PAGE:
• CardioNerds and the new generation of physicians have the license to be architects of the future in medicine. We have the power to change the culture as we practice and develop new studies and guidelines.
  • Consider a positive disruptive change when making new ideas for the future in medicine to battle social injustices within medicine.
  • We must fundamentally change the way we do things to change our already known processes.

7. Should there be race or gender-based guidelines or socioeconomic status guidelines?

  • The first step is recognizing this is a complex issue and when one is developing a trial there needs to be a thoughtful conversation.
  • We do need more data in the study of racial and gender differences.
  • We still need race and gender-based research – not race/gender-based research looking for a different biology, but research trying to unravel where do we see these differences that are otherwise inexplicable, with the exception of bias. (4)

8. How to get your peers and patients to trust you to advocate and promote diversity, equity, and inclusion?

  • Per Dr. Yancy you need 3 traits to become a strong and effective advocate:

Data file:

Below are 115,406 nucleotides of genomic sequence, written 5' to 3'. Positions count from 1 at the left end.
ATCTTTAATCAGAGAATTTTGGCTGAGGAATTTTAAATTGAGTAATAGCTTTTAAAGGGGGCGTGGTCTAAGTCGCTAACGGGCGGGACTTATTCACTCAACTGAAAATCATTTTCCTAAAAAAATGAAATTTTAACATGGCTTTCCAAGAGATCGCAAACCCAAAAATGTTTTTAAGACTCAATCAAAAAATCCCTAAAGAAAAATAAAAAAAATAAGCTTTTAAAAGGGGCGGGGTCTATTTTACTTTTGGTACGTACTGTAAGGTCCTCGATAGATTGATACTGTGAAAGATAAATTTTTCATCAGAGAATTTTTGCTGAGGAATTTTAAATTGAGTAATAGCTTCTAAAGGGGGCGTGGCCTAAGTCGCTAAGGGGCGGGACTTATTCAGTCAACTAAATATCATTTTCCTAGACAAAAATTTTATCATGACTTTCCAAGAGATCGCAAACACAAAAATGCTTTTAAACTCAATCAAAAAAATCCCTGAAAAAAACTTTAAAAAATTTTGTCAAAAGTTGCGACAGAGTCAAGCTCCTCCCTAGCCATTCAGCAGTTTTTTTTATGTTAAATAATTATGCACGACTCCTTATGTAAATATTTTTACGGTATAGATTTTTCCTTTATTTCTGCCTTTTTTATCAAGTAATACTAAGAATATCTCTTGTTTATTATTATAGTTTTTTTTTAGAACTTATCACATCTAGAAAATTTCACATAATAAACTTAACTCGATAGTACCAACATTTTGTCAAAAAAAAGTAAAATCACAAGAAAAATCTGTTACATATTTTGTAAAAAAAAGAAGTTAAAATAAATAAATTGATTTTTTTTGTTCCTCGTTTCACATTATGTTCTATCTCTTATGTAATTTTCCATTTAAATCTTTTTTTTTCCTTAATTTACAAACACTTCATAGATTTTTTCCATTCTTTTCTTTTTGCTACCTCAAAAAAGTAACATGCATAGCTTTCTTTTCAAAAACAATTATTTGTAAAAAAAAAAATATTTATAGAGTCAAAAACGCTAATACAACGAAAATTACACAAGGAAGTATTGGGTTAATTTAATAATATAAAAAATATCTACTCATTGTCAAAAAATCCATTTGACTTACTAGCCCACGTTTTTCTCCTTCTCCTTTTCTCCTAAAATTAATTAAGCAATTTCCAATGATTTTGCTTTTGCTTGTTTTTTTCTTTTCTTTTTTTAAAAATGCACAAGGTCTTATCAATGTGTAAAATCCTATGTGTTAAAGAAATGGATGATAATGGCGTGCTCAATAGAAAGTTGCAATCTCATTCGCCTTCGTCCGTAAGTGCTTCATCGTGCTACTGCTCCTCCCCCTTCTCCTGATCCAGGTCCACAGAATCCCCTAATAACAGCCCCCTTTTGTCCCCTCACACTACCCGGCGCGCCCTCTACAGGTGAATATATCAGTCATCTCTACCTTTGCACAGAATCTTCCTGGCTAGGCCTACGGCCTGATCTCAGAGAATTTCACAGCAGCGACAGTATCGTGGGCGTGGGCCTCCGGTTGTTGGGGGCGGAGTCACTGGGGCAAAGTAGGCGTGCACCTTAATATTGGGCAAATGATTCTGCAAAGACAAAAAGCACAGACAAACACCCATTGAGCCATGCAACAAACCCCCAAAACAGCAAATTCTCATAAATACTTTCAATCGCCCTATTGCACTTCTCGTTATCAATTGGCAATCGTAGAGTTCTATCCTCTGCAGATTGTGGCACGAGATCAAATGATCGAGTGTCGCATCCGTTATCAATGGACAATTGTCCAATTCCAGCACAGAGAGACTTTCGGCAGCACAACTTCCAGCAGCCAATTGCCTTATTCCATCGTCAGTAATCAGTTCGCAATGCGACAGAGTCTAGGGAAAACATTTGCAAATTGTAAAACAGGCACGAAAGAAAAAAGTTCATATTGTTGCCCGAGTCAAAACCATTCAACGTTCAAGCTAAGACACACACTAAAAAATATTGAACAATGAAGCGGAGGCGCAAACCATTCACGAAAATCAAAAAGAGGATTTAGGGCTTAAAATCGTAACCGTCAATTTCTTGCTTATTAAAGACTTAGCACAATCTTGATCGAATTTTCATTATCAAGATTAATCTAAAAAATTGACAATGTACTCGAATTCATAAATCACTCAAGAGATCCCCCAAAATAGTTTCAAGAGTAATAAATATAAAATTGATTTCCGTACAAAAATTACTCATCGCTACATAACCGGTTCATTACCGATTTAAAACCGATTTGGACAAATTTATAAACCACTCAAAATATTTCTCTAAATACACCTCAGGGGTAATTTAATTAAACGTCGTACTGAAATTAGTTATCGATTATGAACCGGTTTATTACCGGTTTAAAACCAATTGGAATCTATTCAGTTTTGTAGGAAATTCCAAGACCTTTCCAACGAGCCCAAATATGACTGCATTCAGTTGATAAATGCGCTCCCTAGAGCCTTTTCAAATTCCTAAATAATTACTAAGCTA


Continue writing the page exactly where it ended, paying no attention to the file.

• Competency: to strive to be best physician you can be and to give the best care you can. You need your voice to be respected.
    • Civility: be able to stand in a room where there is a difference of opinions and hold yourself appropriate. Manage to have eye contact, manage your emotions, because remember if you allow people to make you angry and show it then they have won.
    • Compassion: show people that you genuinely care.  Remember you may have had opportunities that your patients or colleagues may never have had.
  • Also remember to go back to evidence! The evidence is there to promote for more diversity within the physician workforce. This in turn leads to diversity of thought, ideation, and execution which help improve clinical trial subject representation.
  • Remind people that in the 2019-2020 academic year, 21,863 first-year medical students were enrolled in the US, of whom 1,626 were Black—a number that has been stagnant since 1978.

References

  1. Douglas, P. S., Williams, K. A., & Walsh, M. N. (2017). Diversity matters.
  2. Association of American Medical Colleges. Facts: Applicants, Matriculants, Enrollment, Graduates, MD-PhD, and Residency Applicants Data. Published 2020. Accessed December 3, 2020. https://www.aamc.org/data-reports/students-residents/report/facts
  3. Yancy, C. W. (2020). COVID-19 and African Americans. Jama, 323(19), 1891-1892.
  4. Ioannidis, J. P., Powe, N. R., & Yancy, C. (2021). Recalibrating the use of race in medical research. JAMA, 325(7), 623-624.
  5. Steinecke  A, Terrell  C.  Progress for whose future? the impact of the Flexner Report on medical education for racial and ethnic minority physicians in the United States.  Acad Med. 2010;85(2):236-245.

Production Team

135. Narratives in Cardiology: Underrepresentation in Clinical Trials & Guidelines with Dr. Clyde Yancy